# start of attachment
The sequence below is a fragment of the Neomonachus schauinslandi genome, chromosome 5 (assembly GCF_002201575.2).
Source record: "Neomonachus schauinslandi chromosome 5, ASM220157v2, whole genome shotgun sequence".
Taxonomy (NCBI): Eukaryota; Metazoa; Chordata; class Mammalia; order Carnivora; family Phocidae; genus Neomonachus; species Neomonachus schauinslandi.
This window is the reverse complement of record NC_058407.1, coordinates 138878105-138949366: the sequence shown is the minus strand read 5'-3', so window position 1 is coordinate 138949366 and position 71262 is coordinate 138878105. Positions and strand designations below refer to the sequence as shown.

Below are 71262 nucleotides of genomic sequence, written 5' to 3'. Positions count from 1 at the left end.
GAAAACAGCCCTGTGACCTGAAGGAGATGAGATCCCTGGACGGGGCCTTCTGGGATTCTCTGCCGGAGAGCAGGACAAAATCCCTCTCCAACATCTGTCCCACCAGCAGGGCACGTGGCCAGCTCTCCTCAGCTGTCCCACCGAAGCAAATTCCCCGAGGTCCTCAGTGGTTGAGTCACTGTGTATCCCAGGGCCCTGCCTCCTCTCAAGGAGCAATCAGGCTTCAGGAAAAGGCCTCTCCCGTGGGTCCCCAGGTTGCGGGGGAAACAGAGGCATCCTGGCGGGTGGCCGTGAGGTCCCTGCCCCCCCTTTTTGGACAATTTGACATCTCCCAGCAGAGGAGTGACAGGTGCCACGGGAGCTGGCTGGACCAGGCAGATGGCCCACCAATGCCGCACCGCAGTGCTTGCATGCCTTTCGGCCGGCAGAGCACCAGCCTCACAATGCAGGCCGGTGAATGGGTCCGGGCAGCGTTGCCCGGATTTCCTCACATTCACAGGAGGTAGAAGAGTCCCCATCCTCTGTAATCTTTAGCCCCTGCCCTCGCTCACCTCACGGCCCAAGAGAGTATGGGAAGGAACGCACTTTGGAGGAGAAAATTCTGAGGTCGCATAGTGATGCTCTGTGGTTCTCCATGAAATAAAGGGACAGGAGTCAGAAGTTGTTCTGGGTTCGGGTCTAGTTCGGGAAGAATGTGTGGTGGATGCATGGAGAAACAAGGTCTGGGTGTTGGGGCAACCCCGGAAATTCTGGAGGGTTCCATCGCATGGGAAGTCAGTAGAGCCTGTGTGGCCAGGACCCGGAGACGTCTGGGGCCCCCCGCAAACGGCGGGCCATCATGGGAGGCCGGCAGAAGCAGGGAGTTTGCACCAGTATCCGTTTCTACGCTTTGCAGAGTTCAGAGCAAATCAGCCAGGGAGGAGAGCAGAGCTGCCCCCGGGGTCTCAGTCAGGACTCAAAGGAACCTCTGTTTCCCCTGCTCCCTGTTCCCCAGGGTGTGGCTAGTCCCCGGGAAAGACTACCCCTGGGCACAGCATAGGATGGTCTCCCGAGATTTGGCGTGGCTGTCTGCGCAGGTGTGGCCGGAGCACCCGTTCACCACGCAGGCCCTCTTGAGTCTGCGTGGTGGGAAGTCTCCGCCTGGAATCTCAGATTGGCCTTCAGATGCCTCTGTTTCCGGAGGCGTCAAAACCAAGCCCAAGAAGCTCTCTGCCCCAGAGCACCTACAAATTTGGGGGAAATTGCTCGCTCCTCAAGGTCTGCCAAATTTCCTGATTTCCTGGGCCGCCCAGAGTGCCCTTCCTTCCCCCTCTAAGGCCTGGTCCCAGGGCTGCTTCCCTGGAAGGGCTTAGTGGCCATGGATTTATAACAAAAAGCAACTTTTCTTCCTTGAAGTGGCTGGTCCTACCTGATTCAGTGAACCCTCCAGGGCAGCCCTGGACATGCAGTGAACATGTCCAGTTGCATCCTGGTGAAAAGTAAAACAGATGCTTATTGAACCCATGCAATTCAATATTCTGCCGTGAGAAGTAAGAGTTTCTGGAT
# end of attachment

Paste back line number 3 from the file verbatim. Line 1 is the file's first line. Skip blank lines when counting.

Taxonomy (NCBI): Eukaryota; Metazoa; Chordata; class Mammalia; order Carnivora; family Phocidae; genus Neomonachus; species Neomonachus schauinslandi.